"Patients can be scared that death is imminent, even when that’s not the case."
While things like your family history of the BRCA gene, your weight, and your race can affect your chances of getting breast cancer, a diagnosis doesn’t equal a death sentence. And although you can’t fully control whether you get breast cancer, you can do your best to keep your risk low. “If you’re at no more risk than the average person, live a healthy lifestyle,” says Leeming. That means incorporating plenty of diet and exercise since obesity can drive up your risk factor, she says. It also involves keeping eye on your vino habit. “Studies show women who are heavy drinkers, as in more than one drink a day, have an increased risk of developing breast cancer,” says Leeming.
Beyond that, you should be doing a breast self-exam once per month. Watch this video to find out exactly how to give yourself a self-exam:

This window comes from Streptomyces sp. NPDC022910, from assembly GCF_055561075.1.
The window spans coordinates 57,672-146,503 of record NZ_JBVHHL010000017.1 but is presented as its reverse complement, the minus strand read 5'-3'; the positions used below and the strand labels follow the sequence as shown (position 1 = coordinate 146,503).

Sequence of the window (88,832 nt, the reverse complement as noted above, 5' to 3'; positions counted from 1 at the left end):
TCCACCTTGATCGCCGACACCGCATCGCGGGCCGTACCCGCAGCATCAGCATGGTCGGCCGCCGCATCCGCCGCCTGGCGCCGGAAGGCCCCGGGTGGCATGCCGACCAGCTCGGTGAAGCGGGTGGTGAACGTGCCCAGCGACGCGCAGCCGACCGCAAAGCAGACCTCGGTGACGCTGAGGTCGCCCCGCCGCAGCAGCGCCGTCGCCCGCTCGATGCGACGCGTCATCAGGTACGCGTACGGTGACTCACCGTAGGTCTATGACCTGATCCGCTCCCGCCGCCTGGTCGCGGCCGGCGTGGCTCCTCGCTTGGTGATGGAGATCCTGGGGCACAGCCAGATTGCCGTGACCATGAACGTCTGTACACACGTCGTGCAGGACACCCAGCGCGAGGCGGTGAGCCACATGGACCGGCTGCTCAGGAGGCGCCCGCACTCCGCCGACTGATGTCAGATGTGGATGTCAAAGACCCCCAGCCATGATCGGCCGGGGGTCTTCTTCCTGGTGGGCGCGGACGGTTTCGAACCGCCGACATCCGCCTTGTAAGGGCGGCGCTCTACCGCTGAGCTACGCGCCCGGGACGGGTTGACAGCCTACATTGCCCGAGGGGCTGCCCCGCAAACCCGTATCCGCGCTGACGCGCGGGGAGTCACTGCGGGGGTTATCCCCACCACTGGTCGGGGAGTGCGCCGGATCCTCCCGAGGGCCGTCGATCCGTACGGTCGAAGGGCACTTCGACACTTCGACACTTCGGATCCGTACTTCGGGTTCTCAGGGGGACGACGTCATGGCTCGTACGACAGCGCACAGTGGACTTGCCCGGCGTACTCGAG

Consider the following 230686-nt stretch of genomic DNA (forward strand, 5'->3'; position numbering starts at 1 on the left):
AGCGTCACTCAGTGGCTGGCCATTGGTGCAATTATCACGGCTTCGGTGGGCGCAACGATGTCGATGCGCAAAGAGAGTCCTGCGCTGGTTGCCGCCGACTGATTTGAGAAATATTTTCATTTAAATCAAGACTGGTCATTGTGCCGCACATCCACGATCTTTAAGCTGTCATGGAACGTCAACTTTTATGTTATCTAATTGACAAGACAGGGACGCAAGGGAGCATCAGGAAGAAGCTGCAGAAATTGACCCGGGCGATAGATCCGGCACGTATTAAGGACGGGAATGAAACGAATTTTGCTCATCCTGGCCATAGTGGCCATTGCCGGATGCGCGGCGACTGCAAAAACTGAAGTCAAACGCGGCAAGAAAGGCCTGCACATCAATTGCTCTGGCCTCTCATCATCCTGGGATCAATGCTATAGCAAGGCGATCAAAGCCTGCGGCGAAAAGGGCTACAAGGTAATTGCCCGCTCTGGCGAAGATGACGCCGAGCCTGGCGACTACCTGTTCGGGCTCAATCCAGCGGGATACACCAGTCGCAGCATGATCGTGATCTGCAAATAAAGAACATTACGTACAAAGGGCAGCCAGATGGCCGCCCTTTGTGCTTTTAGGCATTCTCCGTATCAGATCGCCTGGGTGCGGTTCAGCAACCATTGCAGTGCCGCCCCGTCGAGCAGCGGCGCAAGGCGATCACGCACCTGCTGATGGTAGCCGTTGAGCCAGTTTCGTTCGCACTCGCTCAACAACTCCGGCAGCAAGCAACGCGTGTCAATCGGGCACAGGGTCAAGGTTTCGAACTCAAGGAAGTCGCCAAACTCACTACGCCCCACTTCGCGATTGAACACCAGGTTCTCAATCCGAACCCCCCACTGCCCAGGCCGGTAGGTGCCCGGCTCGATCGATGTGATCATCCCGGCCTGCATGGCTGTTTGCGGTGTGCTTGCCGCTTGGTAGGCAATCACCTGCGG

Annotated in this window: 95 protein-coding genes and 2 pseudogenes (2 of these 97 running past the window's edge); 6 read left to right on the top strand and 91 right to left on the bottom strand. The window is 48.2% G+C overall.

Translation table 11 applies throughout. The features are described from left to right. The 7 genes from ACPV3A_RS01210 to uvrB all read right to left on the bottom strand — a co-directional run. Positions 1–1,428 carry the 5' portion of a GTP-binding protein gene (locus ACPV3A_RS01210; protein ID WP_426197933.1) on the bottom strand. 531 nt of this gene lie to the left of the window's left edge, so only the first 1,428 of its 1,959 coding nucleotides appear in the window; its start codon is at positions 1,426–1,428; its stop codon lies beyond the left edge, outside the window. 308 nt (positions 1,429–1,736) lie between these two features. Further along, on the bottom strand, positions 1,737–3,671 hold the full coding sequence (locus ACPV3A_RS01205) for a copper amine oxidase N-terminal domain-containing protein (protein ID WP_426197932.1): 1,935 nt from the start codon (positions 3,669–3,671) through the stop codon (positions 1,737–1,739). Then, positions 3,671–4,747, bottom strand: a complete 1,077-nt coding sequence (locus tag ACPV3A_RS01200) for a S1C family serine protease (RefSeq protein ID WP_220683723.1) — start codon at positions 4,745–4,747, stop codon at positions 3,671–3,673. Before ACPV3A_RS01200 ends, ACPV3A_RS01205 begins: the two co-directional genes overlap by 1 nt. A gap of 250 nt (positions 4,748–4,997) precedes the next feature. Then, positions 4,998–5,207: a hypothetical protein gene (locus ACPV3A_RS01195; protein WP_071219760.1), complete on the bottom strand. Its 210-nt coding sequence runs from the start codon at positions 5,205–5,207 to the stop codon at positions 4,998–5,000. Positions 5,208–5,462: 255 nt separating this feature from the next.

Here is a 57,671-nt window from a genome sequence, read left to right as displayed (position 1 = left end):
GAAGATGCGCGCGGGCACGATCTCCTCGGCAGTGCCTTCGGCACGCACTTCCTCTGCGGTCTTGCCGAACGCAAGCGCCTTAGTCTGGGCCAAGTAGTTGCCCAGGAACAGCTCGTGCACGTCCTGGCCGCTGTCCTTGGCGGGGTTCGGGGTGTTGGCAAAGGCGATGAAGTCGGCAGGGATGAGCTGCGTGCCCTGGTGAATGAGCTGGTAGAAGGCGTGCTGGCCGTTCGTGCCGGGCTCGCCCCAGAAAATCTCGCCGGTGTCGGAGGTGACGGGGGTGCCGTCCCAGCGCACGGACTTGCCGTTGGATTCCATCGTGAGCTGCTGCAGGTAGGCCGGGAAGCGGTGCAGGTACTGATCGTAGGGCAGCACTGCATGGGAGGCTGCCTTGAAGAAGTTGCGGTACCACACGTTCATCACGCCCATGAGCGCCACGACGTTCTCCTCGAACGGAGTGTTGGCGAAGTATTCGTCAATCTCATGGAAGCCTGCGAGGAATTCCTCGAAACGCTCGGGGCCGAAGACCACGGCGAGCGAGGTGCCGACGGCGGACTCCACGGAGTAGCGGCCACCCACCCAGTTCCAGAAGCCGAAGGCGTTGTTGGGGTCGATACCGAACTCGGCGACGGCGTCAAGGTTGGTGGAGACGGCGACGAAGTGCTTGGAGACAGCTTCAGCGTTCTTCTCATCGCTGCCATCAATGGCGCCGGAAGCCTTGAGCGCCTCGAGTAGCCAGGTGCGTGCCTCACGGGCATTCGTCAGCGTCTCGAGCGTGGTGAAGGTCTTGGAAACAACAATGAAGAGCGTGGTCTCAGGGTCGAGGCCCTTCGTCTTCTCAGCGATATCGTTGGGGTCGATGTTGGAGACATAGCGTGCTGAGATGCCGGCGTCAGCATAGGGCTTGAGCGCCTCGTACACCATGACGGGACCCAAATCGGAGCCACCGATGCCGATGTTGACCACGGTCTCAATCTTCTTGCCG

If you’re still menstruating, Leeming recommends doing it right after your period since that’s when your breasts are least swollen. If you’re no longer getting your period, pick one day a month and stick to it. In addition to feeling for any changes, it’s about familiarizing yourself with your chest in general. “You may not know exactly what you’re feeling if you find something, but you’ll know it represents a change from your norm,” says Leeming. If you do feel a lump, you can wait it out for a couple of menstrual cycles. If it sticks around for more than one or two, make an appointment with your doctor for a professional opinion. And it’s important to remember: “If we detect breast cancer early enough, we can treat it with conservative measures,” says Amendola.